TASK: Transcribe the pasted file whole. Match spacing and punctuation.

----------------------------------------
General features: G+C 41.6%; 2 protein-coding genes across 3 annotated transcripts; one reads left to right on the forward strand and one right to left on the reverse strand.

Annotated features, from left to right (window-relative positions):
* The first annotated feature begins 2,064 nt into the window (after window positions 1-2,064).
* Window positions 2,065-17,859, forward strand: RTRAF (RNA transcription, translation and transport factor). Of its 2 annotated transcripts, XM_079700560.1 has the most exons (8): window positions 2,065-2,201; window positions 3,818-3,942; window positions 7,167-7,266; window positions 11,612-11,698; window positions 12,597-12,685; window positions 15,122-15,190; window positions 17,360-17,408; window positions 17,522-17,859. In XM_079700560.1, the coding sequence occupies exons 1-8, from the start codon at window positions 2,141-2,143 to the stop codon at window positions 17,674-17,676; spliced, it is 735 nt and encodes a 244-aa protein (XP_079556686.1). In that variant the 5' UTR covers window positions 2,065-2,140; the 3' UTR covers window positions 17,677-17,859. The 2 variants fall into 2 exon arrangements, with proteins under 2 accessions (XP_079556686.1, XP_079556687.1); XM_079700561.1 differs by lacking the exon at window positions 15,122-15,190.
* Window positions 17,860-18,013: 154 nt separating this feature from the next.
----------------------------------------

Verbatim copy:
General features: G+C 41.6%; 2 protein-coding genes across 3 annotated transcripts; one reads left to right on the forward strand and one right to left on the reverse strand.

Annotated features, from left to right (window-relative positions):
* The first annotated feature begins 2,064 nt into the window (after window positions 1-2,064).
* Window positions 2,065-17,859, forward strand: RTRAF (RNA transcription, translation and transport factor). Of its 2 annotated transcripts, XM_079700560.1 has the most exons (8): window positions 2,065-2,201; window positions 3,818-3,942; window positions 7,167-7,266; window positions 11,612-11,698; window positions 12,597-12,685; window positions 15,122-15,190; window positions 17,360-17,408; window positions 17,522-17,859. In XM_079700560.1, the coding sequence occupies exons 1-8, from the start codon at window positions 2,141-2,143 to the stop codon at window positions 17,674-17,676; spliced, it is 735 nt and encodes a 244-aa protein (XP_079556686.1). In that variant the 5' UTR covers window positions 2,065-2,140; the 3' UTR covers window positions 17,677-17,859. The 2 variants fall into 2 exon arrangements, with proteins under 2 accessions (XP_079556686.1, XP_079556687.1); XM_079700561.1 differs by lacking the exon at window positions 15,122-15,190.
* Window positions 17,860-18,013: 154 nt separating this feature from the next.